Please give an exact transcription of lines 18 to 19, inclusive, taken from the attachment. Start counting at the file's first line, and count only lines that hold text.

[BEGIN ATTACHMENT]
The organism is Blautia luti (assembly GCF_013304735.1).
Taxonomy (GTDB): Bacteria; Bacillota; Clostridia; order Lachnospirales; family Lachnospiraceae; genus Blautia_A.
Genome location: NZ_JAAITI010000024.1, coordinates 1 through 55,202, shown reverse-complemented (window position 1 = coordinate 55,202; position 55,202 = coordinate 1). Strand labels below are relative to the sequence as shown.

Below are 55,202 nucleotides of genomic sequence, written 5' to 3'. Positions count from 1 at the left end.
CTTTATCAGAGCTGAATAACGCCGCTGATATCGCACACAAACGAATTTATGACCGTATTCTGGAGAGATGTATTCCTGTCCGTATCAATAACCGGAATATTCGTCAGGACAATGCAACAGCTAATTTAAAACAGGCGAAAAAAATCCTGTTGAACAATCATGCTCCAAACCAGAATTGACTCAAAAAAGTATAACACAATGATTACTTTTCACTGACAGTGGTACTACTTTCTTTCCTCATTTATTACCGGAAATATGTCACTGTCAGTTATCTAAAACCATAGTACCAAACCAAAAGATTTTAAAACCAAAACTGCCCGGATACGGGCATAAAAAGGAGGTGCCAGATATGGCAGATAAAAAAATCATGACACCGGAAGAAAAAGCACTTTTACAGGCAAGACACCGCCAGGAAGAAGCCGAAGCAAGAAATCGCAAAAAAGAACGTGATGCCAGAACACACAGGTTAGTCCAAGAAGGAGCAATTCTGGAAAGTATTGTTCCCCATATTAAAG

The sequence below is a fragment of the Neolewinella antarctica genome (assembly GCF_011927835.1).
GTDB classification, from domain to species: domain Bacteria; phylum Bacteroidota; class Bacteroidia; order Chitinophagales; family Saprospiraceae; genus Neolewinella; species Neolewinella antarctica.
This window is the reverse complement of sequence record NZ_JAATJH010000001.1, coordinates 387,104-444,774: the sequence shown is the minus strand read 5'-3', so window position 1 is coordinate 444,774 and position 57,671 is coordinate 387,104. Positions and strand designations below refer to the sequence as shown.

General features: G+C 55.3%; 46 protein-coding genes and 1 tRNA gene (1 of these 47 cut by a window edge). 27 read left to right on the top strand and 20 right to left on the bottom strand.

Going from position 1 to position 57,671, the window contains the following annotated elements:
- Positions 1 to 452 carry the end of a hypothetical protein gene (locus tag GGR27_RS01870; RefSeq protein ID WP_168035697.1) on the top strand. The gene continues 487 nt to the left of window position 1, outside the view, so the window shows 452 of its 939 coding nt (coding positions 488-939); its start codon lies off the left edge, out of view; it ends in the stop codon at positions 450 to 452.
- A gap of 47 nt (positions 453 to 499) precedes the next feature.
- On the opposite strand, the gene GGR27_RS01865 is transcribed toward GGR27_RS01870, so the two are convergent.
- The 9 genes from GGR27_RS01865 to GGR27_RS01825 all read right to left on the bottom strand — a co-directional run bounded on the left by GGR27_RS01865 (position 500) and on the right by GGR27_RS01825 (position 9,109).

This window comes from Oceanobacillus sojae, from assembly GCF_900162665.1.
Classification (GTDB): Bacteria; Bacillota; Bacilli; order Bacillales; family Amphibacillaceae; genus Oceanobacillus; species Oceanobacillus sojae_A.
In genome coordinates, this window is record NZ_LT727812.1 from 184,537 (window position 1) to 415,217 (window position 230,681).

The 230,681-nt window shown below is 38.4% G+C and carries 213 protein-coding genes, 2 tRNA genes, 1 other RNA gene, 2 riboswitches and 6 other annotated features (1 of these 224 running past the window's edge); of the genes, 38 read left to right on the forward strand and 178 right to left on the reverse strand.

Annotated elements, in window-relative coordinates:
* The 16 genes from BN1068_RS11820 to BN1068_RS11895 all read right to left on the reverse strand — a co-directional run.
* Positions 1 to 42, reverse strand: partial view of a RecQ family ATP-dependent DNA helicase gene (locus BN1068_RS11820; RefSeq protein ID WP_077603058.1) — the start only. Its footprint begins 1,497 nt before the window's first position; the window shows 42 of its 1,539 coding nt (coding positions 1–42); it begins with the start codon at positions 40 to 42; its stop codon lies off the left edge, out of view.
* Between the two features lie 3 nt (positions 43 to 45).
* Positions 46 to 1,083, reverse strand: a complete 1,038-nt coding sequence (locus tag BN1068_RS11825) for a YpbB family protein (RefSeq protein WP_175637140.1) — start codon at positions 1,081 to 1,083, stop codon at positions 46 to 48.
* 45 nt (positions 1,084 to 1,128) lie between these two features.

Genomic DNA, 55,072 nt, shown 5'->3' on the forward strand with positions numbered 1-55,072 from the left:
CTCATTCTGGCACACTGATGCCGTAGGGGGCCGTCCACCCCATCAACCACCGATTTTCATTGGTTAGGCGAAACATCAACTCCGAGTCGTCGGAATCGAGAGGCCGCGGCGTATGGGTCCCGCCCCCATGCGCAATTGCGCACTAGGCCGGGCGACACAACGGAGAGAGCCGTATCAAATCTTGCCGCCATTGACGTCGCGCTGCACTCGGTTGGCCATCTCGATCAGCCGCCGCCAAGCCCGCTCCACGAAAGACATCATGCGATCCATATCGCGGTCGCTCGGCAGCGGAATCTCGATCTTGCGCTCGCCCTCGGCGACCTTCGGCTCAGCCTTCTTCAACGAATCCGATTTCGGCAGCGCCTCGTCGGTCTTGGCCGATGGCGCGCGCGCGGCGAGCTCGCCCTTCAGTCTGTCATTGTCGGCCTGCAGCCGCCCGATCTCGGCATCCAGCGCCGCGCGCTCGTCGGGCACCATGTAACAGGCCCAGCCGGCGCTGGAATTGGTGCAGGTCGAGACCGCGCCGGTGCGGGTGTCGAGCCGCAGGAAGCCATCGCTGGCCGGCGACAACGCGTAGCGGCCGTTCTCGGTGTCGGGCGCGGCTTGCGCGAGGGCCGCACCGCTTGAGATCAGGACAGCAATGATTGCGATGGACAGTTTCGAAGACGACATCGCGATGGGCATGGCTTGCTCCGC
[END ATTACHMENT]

The 230,681-nt window shown below is 38.4% G+C and carries 213 protein-coding genes, 2 tRNA genes, 1 other RNA gene, 2 riboswitches and 6 other annotated features (1 of these 224 running past the window's edge); of the genes, 38 read left to right on the forward strand and 178 right to left on the reverse strand.

Annotated elements, in window-relative coordinates: